More than 15,000 species, from sharks to frogs to fir trees, are facing extinction and the total is rising faster than ever before, conservationists and scientists said on Wednesday. Despite efforts to slow or reverse the slide into oblivion of many species, one in three amphibians and almost half of all freshwater turtles are threatened, the IUCN World Conservation Union said at the unveiling of its 2004 species "Red List."
BANGKOK − More than 15,000 species, from sharks to frogs to fir trees, are facing extinction and the total is rising faster than ever before, conservationists and scientists said on Wednesday. Despite efforts to slow or reverse the slide into oblivion of many species, one in three amphibians and almost half of all freshwater turtles are threatened, the IUCN World Conservation Union said at the unveiling of its 2004 species "Red List."
One in eight types of bird and a quarter of all mammals are also known to be in jeopardy, the conservation group said at the beginning of its eight-day World Conservation Congress in the Thai capital. In reality, the situation is probably far worse.
"Although 15,589 species are known to be threatened with extinction, this greatly underestimates the true number as only a fraction of known species have been assessed," said Craig Hilton-Taylor, the IUCN's "Red List" programme officer.
"There is still much to be discovered about key species-rich habitats, such as tropical forests, marine and freshwater systems or particular groups, such as invertebrates, plants and fungi, which make up the majority of biodiversity."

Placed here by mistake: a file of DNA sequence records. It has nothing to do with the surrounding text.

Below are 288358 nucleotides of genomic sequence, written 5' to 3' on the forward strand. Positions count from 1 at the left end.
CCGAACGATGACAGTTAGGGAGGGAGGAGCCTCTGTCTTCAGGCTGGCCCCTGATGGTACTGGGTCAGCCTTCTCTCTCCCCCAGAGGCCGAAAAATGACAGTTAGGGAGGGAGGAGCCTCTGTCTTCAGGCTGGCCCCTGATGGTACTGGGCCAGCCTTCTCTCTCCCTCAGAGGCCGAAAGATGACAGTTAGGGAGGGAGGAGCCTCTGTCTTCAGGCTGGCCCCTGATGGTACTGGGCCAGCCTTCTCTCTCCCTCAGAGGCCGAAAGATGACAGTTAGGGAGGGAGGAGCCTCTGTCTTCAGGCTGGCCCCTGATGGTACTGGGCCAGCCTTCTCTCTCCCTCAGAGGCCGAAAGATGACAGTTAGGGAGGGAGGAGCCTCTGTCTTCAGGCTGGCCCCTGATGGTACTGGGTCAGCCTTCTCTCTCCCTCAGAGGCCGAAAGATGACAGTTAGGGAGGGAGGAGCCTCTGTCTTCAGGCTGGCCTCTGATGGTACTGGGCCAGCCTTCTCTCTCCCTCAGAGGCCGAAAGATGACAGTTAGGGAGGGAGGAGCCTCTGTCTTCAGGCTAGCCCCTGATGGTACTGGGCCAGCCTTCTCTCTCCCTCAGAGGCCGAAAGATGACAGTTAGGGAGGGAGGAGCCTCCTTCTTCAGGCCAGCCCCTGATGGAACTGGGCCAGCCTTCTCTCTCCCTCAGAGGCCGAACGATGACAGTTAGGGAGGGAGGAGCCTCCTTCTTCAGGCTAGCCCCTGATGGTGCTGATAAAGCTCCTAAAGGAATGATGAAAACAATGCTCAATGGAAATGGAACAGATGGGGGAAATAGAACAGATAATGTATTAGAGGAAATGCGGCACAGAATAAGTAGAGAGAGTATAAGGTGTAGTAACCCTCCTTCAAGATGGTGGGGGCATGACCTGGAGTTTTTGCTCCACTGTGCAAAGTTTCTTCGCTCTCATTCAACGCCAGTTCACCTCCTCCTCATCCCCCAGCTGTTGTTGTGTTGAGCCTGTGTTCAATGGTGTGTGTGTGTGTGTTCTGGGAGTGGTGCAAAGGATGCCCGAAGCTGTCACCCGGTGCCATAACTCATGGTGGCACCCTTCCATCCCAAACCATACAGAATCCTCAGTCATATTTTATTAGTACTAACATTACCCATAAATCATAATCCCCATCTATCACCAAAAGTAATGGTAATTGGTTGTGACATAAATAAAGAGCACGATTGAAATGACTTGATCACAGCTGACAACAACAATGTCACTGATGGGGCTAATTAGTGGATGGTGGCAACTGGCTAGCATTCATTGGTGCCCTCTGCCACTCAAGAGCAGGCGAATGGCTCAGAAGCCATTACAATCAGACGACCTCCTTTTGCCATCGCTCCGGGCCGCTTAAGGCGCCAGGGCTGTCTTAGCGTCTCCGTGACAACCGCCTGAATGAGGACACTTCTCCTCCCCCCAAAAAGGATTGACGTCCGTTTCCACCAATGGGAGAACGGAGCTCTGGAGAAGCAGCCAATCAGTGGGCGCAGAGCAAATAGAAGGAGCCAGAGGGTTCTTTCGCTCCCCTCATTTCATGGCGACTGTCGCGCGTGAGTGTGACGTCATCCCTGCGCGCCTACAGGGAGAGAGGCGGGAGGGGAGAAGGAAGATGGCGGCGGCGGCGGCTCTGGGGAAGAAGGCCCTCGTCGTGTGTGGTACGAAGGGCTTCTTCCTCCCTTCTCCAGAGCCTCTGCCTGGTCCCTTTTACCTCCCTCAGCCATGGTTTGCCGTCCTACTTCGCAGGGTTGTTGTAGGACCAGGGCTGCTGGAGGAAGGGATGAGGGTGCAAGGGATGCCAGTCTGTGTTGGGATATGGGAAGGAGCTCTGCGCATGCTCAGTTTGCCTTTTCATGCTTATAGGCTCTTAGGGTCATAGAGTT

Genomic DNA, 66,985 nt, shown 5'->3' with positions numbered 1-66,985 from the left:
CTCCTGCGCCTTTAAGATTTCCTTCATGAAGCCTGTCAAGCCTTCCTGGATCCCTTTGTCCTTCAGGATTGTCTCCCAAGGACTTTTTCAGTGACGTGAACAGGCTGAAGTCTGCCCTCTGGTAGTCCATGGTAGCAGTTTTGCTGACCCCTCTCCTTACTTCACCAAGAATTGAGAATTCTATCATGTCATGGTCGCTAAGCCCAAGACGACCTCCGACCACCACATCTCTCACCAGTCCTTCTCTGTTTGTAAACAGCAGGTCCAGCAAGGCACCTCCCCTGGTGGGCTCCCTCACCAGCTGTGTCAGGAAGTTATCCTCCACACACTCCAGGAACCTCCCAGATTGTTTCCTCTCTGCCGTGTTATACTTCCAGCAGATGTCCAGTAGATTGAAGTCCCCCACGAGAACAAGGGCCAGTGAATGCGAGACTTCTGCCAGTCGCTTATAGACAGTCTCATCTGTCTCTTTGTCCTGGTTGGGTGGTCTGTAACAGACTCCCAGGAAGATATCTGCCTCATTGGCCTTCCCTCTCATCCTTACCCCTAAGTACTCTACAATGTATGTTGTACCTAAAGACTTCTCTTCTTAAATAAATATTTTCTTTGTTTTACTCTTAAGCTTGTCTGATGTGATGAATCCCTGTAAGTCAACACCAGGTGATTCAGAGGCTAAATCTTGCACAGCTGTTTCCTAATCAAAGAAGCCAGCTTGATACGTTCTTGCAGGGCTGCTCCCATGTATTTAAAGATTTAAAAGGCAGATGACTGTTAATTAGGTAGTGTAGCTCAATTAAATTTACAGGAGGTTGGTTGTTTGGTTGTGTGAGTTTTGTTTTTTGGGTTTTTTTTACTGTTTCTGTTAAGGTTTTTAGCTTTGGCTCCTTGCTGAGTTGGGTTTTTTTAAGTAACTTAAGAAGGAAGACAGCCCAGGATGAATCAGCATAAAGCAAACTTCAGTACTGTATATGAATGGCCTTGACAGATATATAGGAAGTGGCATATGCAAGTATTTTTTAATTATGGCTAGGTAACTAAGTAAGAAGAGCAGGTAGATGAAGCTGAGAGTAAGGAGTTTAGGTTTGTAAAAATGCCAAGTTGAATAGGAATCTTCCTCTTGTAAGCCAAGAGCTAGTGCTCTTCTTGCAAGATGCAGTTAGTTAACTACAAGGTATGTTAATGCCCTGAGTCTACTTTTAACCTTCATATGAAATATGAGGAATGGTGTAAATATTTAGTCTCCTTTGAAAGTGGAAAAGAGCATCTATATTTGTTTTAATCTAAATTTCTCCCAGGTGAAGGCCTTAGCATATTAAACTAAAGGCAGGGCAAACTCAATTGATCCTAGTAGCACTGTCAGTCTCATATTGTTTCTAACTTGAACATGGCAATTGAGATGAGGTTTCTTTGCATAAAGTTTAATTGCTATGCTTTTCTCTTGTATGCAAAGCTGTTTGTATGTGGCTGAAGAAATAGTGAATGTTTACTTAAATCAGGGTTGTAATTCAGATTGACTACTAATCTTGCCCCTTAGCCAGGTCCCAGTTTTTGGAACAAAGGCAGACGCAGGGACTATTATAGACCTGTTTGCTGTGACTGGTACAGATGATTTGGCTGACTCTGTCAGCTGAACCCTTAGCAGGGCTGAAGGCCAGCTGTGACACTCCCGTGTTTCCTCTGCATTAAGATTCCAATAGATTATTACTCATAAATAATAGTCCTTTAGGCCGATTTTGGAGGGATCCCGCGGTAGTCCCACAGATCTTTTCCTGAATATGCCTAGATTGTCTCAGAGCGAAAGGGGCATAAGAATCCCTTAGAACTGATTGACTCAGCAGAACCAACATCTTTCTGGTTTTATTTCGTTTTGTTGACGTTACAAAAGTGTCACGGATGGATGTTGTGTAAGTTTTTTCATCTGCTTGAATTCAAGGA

Even the depths of the world's oceans are providing little refuge to marine species, which are being over-exploited to the point of extinction. Nearly 20 percent of shark and ray species so far assessed were found to be threatened, the IUCN said.
On a positive note, scientists from the world's largest conservation organisation said steps taken to preserve some "at risk" species appeared to have borne fruit.
For instance, a quarter of the world's threatened birds had benefited from conservation measures, they said.
Noteable improvements in the 2004 "Red List" include the European otter, which has moved from 'vulnerable' to 'near threatened', and the Christmas Island Imperial pigeon, once 'critically endangered' but now only 'vulnerable'.
However, overall, the list is more marked for its losers since 2003 than its winners.
Examples include the now-extinct St Helena olive, the Hawaiian crow, which has become 'extinct in the wild', and the Balearic shearwater and giant Hispaniolan galliwasp lizard, which are now both 'critically endangered'.
The 56-year-old green group said world leaders were waking up to the importance of conservation, but that more must be done.
"Governments are starting to realise the value of biodiversity and the critical roles it plays in their people's well-being," said David Brackett, head of the IUCN's Species Survival Commission.
"Species provide food, medicine, fuel and building materials. They help filter water, decompose waste, generate soil and pollinate crops. Recognition of this is growing but governments need to mobilise far more resources," he said.
Based on the findings of research conducted since its last meeting in Amman in 2000 and decisions taken at the Bangkok Congress, the IUCN will draw up priorities for world conservation work for the coming four years.